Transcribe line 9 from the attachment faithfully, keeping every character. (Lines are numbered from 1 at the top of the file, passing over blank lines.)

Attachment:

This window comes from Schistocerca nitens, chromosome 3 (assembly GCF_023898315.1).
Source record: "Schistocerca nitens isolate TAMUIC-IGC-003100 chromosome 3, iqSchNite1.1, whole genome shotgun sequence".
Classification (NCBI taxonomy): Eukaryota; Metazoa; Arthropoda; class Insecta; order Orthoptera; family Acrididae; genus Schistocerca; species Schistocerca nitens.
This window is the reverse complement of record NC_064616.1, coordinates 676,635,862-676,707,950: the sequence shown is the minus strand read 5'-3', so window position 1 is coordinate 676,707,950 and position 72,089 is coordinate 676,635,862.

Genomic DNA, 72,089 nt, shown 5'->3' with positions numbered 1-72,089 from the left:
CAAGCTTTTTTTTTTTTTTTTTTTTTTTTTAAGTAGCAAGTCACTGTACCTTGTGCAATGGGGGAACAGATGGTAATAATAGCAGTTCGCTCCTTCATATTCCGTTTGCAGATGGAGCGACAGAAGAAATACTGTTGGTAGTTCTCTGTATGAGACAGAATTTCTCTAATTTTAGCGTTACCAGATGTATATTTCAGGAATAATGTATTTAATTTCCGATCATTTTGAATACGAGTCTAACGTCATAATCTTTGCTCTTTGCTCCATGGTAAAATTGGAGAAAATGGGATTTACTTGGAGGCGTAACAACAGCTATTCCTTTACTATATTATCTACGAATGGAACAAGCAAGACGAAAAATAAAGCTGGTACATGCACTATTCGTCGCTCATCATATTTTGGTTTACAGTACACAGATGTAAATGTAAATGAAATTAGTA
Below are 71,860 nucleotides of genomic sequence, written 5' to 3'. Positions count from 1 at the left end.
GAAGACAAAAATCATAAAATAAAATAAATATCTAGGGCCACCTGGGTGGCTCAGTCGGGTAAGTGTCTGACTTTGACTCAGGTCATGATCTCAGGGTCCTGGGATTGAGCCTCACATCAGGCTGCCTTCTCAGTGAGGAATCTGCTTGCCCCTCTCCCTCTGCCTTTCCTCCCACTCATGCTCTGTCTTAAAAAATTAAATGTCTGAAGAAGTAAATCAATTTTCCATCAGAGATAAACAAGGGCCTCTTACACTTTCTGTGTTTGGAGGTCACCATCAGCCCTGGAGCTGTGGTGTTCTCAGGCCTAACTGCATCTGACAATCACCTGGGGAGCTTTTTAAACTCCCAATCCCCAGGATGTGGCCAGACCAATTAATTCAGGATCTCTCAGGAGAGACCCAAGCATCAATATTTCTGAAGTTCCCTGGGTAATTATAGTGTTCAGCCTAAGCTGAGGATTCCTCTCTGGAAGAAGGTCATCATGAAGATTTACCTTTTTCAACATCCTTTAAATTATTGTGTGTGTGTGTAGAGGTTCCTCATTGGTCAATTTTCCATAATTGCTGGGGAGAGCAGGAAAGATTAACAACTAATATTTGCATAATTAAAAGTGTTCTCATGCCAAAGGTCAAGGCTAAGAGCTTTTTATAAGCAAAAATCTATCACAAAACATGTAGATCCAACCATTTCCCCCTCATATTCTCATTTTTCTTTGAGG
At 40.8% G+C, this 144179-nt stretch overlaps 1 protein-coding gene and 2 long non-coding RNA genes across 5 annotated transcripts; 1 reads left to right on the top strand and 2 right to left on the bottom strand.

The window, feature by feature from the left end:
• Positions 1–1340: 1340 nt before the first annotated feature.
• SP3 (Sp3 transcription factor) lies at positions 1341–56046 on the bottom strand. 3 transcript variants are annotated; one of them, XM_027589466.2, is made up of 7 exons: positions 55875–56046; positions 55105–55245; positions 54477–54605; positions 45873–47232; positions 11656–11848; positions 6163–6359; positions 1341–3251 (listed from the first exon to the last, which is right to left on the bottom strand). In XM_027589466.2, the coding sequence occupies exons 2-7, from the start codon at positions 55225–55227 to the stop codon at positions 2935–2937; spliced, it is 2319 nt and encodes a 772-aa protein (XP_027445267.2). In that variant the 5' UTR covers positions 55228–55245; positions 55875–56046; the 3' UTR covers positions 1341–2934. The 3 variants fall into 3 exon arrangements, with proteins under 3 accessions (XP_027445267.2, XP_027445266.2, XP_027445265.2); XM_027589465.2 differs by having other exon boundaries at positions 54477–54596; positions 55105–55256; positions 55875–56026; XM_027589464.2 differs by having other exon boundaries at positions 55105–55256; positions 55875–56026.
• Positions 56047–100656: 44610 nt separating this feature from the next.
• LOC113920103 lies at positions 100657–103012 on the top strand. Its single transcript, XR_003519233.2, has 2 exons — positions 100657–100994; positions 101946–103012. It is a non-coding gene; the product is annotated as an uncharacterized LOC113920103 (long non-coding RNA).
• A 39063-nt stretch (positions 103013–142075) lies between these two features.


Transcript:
At 40.8% G+C, this 144179-nt stretch overlaps 1 protein-coding gene and 2 long non-coding RNA genes across 5 annotated transcripts; 1 reads left to right on the top strand and 2 right to left on the bottom strand.